Can acid reflux cause hoarseness?

Yes. Acid reflux is a condition where acid from the stomach comes up into the esophagus. The acid can be irritating to vocal cords resulting in hoarseness, a change in voice, or a persistent sore throat.


Why do people have their tonsils and adenoids removed?

Tonsils and adenoids may be removed due to chronic infections or if inflammation is causing persistent issues like snoring, mouth breathing or obstructive sleep apnea. They are not typically removed simply because they are large or occasionally inflamed. Our ear, nose and throat doctors can determine if either you or your child should undergo a tonsillectomy and adenoidectomy.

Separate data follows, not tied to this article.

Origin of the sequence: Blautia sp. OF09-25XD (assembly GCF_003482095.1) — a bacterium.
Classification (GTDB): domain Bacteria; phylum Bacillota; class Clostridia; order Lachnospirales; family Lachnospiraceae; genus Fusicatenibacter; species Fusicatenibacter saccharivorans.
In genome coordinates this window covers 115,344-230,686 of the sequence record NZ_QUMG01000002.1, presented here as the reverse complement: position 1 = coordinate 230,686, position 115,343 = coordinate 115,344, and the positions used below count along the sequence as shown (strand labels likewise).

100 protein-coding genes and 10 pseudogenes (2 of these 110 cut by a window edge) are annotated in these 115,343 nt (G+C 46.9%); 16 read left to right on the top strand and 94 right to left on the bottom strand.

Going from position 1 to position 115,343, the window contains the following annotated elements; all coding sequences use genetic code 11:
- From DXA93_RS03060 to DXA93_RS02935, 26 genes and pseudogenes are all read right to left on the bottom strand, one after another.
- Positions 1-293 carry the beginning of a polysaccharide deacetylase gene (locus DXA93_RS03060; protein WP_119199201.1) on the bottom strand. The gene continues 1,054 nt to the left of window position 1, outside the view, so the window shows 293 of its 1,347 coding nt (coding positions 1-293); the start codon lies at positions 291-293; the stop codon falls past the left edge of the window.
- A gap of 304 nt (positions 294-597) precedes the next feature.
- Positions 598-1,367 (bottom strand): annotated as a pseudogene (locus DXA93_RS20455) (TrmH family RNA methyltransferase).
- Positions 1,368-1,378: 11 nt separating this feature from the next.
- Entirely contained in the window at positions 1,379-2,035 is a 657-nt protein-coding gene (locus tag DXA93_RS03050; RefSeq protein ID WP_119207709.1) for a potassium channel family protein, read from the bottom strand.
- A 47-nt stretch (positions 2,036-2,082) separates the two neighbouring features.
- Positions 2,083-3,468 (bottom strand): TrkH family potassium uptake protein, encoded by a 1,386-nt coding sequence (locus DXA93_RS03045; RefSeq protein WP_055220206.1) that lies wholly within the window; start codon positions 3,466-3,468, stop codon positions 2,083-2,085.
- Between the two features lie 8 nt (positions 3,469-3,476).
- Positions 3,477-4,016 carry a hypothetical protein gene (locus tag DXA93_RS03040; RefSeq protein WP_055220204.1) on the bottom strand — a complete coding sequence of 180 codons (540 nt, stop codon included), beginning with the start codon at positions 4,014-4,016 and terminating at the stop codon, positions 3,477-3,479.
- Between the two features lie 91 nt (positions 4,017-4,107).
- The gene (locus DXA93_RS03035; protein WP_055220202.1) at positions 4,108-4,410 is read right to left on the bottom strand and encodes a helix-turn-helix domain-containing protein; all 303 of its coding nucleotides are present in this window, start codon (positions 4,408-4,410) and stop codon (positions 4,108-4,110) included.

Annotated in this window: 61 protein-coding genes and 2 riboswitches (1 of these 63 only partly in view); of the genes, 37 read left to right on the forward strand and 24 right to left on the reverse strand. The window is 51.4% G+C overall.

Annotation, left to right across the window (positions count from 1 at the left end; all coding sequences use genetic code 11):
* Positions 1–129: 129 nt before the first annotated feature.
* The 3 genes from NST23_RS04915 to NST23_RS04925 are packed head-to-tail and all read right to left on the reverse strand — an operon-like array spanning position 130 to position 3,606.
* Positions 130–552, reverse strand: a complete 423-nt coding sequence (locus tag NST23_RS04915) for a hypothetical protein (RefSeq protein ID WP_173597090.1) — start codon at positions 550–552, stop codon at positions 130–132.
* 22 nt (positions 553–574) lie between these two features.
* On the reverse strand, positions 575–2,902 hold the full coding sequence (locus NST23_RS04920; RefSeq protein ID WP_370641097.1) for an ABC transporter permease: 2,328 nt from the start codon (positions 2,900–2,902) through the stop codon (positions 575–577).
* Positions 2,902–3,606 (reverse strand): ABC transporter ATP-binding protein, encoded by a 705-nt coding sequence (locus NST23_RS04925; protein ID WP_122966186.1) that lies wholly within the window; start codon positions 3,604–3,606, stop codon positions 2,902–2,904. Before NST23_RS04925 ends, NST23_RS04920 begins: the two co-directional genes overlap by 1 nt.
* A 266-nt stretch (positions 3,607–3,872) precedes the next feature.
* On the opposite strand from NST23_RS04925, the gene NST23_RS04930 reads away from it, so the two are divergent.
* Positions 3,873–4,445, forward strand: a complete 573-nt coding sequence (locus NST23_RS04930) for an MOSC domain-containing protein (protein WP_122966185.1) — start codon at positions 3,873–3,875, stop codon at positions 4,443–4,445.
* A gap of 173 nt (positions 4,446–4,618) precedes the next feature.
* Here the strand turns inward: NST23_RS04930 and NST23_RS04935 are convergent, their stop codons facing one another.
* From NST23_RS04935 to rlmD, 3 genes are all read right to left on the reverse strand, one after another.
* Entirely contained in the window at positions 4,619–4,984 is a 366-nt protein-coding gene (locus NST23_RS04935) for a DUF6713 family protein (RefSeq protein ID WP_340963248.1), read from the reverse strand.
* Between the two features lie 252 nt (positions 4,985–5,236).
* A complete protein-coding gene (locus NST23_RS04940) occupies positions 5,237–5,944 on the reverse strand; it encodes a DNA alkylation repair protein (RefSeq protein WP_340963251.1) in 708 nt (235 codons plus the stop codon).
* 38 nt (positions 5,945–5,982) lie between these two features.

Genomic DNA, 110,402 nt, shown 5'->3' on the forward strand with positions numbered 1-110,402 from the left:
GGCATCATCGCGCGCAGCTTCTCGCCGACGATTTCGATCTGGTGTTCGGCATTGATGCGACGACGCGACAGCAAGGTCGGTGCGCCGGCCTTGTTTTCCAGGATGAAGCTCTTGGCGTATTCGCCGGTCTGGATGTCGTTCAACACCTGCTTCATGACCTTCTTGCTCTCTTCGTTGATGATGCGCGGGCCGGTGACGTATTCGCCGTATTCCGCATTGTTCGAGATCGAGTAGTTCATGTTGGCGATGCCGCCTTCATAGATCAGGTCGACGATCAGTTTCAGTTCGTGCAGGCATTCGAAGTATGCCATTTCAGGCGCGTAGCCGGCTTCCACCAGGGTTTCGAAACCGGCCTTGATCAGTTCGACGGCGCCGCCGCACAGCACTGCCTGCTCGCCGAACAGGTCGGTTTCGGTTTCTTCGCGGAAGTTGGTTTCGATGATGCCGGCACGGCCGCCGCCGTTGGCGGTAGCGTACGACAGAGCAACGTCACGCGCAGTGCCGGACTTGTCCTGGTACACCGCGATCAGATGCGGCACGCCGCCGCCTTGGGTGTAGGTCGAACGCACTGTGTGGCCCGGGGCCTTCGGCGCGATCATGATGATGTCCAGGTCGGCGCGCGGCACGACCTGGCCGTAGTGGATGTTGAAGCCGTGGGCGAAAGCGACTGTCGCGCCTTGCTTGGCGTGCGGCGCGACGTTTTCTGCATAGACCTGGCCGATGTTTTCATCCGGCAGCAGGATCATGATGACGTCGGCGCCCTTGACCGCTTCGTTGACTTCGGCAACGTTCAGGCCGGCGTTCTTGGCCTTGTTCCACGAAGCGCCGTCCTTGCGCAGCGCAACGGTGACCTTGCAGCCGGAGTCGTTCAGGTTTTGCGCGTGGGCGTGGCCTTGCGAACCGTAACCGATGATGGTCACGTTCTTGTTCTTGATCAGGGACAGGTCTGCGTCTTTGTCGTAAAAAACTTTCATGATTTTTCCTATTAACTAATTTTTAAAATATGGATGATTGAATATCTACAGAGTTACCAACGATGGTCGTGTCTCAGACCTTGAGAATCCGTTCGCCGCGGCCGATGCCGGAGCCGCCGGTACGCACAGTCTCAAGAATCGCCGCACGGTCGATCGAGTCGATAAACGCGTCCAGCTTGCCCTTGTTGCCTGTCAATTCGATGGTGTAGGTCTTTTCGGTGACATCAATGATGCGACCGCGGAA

My 3-year-old always sounds like he has a cold. He has received treatment numerous times for a sinus infection, but what more can we do?

Your son may have enlarged adenoids. The adenoids are made of the same type of tissue as the tonsils but are in the back upper throat just behind the nasal cavity. If they are enlarged, they may cause blockage of the nose resulting in difficulty breathing or mouth breathing. When they become infected the patient may have a fever, discolored nasal drainage and cough. Inflamed or infected adenoids may also cause persistent ear infections.


Do I need to be concerned with a lump in my parotid gland?